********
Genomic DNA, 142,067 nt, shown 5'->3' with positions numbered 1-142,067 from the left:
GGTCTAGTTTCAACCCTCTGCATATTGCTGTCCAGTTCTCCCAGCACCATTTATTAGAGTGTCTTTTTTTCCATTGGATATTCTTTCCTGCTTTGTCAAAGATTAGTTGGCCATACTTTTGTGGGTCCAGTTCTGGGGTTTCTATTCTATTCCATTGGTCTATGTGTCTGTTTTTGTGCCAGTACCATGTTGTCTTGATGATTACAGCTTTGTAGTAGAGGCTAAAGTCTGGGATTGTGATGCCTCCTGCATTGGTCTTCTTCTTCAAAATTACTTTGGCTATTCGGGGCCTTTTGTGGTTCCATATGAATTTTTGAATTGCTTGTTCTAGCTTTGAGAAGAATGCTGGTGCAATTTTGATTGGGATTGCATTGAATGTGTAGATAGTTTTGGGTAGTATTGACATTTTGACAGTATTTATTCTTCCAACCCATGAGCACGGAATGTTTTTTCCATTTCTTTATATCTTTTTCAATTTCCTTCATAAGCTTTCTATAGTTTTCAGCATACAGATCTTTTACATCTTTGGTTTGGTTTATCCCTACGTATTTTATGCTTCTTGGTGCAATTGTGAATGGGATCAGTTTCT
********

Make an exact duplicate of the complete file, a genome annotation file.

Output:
Genomic DNA, 142,067 nt, shown 5'->3' with positions numbered 1-142,067 from the left:
GGTCTAGTTTCAACCCTCTGCATATTGCTGTCCAGTTCTCCCAGCACCATTTATTAGAGTGTCTTTTTTTCCATTGGATATTCTTTCCTGCTTTGTCAAAGATTAGTTGGCCATACTTTTGTGGGTCCAGTTCTGGGGTTTCTATTCTATTCCATTGGTCTATGTGTCTGTTTTTGTGCCAGTACCATGTTGTCTTGATGATTACAGCTTTGTAGTAGAGGCTAAAGTCTGGGATTGTGATGCCTCCTGCATTGGTCTTCTTCTTCAAAATTACTTTGGCTATTCGGGGCCTTTTGTGGTTCCATATGAATTTTTGAATTGCTTGTTCTAGCTTTGAGAAGAATGCTGGTGCAATTTTGATTGGGATTGCATTGAATGTGTAGATAGTTTTGGGTAGTATTGACATTTTGACAGTATTTATTCTTCCAACCCATGAGCACGGAATGTTTTTTCCATTTCTTTATATCTTTTTCAATTTCCTTCATAAGCTTTCTATAGTTTTCAGCATACAGATCTTTTACATCTTTGGTTTGGTTTATCCCTACGTATTTTATGCTTCTTGGTGCAATTGTGAATGGGATCAGTTTCT